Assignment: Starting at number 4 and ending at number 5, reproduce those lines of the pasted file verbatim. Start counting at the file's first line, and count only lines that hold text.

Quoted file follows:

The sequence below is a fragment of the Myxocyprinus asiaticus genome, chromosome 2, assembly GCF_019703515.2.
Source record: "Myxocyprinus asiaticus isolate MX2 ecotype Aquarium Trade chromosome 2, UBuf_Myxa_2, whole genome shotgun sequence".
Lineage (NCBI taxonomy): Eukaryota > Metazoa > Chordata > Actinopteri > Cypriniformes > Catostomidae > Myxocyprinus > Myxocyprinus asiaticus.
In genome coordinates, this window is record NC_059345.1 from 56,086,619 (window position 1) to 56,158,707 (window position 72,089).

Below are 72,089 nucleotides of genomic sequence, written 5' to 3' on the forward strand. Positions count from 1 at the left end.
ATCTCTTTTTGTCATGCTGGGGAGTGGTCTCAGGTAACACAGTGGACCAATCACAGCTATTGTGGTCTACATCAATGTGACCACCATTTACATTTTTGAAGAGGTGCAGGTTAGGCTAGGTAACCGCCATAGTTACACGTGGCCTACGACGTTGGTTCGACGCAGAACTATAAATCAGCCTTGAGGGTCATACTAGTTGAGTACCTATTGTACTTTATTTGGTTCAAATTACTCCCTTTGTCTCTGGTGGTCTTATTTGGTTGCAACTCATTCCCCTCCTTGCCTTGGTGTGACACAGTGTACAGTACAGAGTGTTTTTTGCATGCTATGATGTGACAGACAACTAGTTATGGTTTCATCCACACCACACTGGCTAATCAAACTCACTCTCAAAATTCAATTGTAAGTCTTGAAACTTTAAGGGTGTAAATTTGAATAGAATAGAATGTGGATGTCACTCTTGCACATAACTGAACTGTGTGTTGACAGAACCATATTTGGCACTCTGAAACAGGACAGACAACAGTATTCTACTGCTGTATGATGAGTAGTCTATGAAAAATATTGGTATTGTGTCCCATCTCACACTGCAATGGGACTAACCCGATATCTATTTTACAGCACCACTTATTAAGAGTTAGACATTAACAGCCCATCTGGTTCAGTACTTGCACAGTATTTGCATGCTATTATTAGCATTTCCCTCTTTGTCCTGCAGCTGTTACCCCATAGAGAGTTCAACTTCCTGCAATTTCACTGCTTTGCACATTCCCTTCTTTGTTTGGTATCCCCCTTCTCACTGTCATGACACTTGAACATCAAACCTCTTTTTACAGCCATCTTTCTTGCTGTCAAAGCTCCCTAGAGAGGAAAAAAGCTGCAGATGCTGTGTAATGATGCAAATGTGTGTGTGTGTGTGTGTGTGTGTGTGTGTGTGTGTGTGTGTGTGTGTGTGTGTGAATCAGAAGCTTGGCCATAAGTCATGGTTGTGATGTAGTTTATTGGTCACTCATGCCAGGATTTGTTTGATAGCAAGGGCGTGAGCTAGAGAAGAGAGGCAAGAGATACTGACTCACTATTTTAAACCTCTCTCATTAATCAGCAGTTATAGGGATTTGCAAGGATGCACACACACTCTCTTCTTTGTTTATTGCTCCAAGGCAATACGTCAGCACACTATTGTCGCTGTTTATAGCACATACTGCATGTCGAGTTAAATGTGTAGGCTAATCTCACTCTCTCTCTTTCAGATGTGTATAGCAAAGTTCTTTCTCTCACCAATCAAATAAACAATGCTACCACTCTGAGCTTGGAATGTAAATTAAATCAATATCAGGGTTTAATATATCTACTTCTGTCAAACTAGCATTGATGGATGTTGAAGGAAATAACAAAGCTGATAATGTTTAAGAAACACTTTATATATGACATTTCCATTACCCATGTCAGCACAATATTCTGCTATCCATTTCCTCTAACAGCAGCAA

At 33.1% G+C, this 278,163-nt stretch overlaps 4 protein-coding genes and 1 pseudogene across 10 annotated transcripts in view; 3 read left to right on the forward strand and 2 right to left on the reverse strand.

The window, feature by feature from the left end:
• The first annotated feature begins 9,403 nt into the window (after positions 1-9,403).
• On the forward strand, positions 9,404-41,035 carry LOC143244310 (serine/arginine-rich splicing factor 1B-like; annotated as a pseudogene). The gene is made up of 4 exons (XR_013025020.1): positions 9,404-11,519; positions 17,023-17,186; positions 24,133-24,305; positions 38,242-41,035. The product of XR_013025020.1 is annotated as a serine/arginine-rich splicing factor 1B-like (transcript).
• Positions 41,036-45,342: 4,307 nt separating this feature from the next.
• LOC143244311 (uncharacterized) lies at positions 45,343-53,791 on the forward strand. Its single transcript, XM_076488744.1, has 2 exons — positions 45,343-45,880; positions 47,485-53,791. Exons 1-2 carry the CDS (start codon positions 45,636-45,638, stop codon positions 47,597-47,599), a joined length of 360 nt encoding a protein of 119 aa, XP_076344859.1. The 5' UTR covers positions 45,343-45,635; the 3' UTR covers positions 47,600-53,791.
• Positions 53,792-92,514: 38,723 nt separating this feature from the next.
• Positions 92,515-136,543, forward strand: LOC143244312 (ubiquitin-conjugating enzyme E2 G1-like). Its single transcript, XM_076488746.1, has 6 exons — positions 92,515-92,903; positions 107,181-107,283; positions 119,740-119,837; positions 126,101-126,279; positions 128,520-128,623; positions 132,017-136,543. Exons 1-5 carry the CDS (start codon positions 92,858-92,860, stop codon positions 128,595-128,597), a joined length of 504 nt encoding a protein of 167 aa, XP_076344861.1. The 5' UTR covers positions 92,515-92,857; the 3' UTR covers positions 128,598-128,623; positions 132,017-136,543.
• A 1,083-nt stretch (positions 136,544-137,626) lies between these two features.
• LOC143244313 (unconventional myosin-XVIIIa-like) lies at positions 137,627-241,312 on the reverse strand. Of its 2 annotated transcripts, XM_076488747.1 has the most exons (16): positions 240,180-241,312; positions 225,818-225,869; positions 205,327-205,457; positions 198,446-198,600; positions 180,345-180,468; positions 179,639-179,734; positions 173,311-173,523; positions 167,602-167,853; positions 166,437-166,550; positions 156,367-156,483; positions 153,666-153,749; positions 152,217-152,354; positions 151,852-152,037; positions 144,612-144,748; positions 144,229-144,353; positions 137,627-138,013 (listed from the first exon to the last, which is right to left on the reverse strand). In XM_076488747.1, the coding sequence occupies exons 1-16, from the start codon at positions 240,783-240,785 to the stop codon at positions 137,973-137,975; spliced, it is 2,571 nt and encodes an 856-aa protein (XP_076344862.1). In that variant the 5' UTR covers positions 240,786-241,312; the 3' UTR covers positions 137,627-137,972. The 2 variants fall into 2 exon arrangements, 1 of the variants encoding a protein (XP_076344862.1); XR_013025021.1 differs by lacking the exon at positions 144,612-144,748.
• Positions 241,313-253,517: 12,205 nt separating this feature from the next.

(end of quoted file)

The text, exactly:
In genome coordinates, this window is record NC_059345.1 from 56,086,619 (window position 1) to 56,158,707 (window position 72,089).

Below are 72,089 nucleotides of genomic sequence, written 5' to 3' on the forward strand. Positions count from 1 at the left end.